Secularism Against Religious influence in Schools, from Birmingham to Islamabad.
Government’s response worst possible one.
“Le jour où les socialistes pourraient fonder des écoles, je considère que le devoir de l’instituteur serait, si je puis ainsi dire, de ne pas prononcer devant les enfants le mot même de socialisme.”
The day that socialists come to found schools, I consider that the duty of the teacher would be, if I may say, to never pronounce even the word socialism in front of the children .“
Jean Jaurès Pour la Laïque January. 1910 Chambre des Députés.
It is the influence of religion in education, and the free reign this has been given in Academies and Free Schools.
Here is what we know, at present (Monday morning), from the central findings.
The Birmingham academy trust at the centre of the so-called Trojan Horse allegations has been accused of running schools which have “taken the Islamic focus too far”.
A leaked draft report on Park View Educational Trust from the Education Funding Agency says some parts of the school curriculum are “restricted to a conservative Islamic perspective”.
It found that girls and boys had been segregated in some classes.
The trust has strongly disputed allegations of extremism.
This highly-critical report found a classroom culture in which Park View School which was not welcoming to non-Muslim pupils – even though the school is not a Muslim faith school.
It described a “madrassa curriculum” in PHSE (personal, social, health and economic) lessons and “posters written in Quranic Arabic in most of the classrooms visited”.
Staff told the inspectors that loudspeakers in the school were used to broadcast the call to prayer.
The report says there were posters in classrooms encouraging children to begin lessons with a Muslim prayer.
And there were claims of an inappropriate external speaker being brought in to talk to pupils. BBC
Some on the left will side with the schools.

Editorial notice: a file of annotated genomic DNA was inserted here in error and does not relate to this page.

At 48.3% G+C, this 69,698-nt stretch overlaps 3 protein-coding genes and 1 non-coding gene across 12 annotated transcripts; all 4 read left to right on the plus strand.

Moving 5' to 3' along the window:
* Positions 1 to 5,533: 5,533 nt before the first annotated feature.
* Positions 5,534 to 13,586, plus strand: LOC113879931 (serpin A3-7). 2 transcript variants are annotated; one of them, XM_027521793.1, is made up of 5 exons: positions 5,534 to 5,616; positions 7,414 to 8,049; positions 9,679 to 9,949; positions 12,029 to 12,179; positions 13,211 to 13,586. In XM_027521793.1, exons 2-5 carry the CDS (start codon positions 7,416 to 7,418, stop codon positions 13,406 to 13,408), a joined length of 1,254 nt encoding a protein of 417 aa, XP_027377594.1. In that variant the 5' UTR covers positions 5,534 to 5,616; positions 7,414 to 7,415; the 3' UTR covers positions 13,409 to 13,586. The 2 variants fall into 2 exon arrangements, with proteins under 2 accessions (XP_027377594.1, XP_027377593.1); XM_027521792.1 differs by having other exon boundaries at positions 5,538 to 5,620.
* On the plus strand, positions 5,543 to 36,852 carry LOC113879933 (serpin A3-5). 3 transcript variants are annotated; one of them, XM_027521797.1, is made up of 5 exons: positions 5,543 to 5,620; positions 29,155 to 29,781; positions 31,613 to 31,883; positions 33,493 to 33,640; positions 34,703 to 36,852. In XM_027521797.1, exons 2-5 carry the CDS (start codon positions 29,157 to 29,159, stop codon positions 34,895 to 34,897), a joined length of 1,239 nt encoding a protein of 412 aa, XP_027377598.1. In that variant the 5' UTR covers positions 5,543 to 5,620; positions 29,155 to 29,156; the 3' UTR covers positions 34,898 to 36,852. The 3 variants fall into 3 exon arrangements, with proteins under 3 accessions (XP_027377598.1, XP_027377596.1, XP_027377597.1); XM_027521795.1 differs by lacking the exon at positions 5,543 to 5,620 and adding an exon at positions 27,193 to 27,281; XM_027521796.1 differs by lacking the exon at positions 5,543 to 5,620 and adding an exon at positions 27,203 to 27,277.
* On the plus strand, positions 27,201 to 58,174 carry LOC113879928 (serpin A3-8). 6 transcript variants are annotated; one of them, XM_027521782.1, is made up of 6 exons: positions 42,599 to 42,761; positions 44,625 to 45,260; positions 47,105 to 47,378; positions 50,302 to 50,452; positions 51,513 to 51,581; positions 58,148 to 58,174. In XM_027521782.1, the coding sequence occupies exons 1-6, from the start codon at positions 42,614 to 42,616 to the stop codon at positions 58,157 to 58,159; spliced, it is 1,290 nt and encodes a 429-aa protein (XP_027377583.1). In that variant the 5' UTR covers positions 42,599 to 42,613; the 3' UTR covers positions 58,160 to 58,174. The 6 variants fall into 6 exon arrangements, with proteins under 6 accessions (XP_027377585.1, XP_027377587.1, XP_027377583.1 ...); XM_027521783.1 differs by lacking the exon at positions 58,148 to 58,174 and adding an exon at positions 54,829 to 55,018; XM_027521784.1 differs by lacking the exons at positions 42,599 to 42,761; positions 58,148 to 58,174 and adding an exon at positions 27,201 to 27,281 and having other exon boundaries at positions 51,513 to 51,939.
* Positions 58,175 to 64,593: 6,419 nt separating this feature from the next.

They have lost their moral compass.
The subject of Jihadism has muddied the waters. But this is not about a link between these schools and ‘extremism’. It is about the power of religious authority in education.
The worst possible response has just come from the government.
“Protecting our children is one of the first duties of government and that is why the issue of alleged Islamist extremism in Birmingham schools demands a robust response,” the prime minister said.
Cameron will chair a meeting of cabinet ministers on Monday morning to discuss the Trojan horse findings, in the wake of the public row between Michael Gove and Theresa May on the subject. Ofsted will publish the reports and then Gove will address parliament on the issue.
The Guardian has also learned that the Department for Education is investigating options to radically restructure Birmingham’s state schools in what would amount to a sweeping, city-wide shake-up of England’s largest local authority. It could lead to all the city’s schools being forced to become academies.
These measures will simply transfer religious authority to new administration.
What is at stake.
A deeper principle remains unresolved: open-minded education.
These schools, as with all faith schools that limit pluralism, close people’s minds.
The evidence is there: the schools at the centre of the report have clearly framed their teaching in religious terms. They have created an environment constrained within faith terms. They have actively promoted one religion.
A “madrassa curriculum” is the opposite of freedom, it is narrow-minded introduction to a single point of view.
This will certainly not be solved by making schools academies, which permitted this in the first place.
What should be our reaction?
We can see one already emerging.
It is to defend these religiously influenced academies.
This is to revive the debate between secularists, like Jaurès and his opponents,defenders of religious (Catholic) education way back before the Great War.
Some British liberals and some on the left would have sided with the far-right Maurice Barrès who spoke against Jean Jaurès during the 1910 debate.
Barrès argued that religion was an integral part of French culture and the basis of humanism. He defended it against “rootless” secularism.
He evoked, as some British liberals and leftists do, the contribution of faith to morality and its cultural importance.
Jaurès replied that Barrès seemed to take everything, even the French cathedrals, as support for his personal standpoint.
We will no doubt hear the same arguments from those backing the Birmingham schools.
What is the answer?
How is the state to be involved in education?
Not by making them academies, which, to repeat, created the opportunity for religious forces in the first place.
Comrade Jaurès had the response.
Secularism means freedom from imposing any doctrine in education, even his socialism.
It is to encourage the use of people’s own reason.
“Proudhon l’a dit avec force : l’enfant a le droit d’être éclairé par tous les rayons qui viennent de tous les côtés de l’horizon, et la fonction de l’Etat, c’est d’empêcher .l’interception d’une partie de ces rayons.”
Proudhon said emphatically: the child has the right to be enlightened by every beam of light coming from every quarter. The role of the State is to prevent any one of these rays being filtered out.